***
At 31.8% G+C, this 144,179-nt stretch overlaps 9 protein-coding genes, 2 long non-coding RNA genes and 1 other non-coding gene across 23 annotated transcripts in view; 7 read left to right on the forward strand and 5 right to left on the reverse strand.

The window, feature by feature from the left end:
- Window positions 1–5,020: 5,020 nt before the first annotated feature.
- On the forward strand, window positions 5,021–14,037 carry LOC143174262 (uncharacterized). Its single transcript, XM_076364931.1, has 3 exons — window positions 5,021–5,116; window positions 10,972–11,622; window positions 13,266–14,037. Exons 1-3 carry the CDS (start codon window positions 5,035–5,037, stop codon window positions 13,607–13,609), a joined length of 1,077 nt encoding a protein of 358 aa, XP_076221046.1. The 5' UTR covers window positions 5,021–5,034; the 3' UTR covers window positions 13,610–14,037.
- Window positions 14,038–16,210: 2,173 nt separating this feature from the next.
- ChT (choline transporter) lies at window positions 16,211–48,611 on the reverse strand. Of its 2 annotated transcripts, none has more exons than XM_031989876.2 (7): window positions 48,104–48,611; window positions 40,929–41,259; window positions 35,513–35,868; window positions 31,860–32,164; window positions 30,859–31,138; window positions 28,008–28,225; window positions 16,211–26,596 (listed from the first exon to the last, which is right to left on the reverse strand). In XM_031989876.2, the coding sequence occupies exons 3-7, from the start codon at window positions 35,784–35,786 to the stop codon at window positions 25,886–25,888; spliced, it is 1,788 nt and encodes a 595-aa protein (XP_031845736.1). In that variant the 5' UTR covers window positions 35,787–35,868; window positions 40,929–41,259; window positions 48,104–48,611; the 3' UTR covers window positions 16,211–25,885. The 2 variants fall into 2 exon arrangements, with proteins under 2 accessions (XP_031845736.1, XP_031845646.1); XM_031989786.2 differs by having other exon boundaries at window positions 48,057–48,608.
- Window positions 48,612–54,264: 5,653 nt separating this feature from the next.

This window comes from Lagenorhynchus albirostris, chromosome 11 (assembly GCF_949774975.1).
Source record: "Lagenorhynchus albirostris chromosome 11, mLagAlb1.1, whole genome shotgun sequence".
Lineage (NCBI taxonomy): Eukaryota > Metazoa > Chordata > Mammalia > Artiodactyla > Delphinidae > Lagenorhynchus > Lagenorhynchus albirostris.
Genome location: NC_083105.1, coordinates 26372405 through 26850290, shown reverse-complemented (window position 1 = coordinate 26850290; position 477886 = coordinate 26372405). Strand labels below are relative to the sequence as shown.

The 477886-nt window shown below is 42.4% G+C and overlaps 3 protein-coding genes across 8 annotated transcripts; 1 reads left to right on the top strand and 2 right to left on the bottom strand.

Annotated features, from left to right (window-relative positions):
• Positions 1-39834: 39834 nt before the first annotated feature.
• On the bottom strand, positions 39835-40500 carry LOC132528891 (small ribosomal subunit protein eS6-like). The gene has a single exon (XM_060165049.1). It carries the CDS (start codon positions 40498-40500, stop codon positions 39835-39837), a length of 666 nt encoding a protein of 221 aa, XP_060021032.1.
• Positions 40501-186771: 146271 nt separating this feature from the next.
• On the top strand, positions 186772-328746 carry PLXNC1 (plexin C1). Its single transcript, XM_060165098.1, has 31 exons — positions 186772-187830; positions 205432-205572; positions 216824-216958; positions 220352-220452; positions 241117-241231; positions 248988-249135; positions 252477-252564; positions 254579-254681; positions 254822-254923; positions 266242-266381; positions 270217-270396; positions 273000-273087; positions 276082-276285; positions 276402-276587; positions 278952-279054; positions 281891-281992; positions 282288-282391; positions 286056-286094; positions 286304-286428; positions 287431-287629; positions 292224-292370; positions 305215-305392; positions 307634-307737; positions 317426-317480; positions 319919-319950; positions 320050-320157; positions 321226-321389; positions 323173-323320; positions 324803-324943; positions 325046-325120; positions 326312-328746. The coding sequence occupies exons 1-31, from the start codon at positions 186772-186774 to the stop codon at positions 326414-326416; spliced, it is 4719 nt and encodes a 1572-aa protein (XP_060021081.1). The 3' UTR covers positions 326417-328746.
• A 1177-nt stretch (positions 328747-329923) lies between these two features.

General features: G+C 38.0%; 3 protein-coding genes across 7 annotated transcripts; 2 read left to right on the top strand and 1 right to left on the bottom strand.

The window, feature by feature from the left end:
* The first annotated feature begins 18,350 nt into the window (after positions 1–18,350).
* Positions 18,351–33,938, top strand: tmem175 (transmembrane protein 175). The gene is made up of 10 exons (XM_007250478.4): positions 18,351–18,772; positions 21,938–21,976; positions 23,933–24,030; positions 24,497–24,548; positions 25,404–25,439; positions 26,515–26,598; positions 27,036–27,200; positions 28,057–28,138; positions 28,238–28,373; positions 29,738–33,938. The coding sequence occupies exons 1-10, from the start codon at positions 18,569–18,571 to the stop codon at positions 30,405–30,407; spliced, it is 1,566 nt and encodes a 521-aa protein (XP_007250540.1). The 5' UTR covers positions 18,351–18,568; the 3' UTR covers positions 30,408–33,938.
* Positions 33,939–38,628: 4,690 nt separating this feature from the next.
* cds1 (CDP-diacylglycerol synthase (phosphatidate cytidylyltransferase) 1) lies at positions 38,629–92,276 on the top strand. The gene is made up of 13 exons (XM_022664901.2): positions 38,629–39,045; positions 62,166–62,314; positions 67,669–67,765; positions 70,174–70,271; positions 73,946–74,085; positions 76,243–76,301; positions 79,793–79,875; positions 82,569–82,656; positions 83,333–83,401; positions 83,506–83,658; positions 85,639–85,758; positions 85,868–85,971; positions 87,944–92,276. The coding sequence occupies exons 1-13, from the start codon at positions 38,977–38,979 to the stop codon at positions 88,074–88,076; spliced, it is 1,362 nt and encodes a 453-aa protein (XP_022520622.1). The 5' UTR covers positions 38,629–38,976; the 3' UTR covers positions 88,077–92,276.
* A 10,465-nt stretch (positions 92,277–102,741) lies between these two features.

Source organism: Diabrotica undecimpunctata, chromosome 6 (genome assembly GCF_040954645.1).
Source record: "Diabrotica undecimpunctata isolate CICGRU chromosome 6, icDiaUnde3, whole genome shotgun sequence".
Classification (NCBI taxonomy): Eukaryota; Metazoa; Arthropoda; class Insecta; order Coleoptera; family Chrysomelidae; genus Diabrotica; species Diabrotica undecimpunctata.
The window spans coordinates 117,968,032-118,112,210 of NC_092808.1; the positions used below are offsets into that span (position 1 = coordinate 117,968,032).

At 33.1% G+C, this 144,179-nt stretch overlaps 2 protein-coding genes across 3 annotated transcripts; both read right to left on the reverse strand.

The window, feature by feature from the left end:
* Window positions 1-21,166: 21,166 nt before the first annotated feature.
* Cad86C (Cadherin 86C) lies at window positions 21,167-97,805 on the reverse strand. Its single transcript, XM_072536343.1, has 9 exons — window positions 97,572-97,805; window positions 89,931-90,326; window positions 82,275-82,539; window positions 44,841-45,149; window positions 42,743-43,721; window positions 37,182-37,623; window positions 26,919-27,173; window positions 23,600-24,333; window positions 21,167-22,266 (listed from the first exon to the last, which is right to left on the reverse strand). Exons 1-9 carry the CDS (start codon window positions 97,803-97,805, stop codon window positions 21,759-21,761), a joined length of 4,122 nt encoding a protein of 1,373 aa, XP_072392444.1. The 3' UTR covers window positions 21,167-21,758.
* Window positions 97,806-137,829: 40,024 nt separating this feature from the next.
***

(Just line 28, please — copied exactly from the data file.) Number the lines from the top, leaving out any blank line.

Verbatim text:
Classification (NCBI taxonomy): Eukaryota; Metazoa; Arthropoda; class Insecta; order Coleoptera; family Chrysomelidae; genus Diabrotica; species Diabrotica undecimpunctata.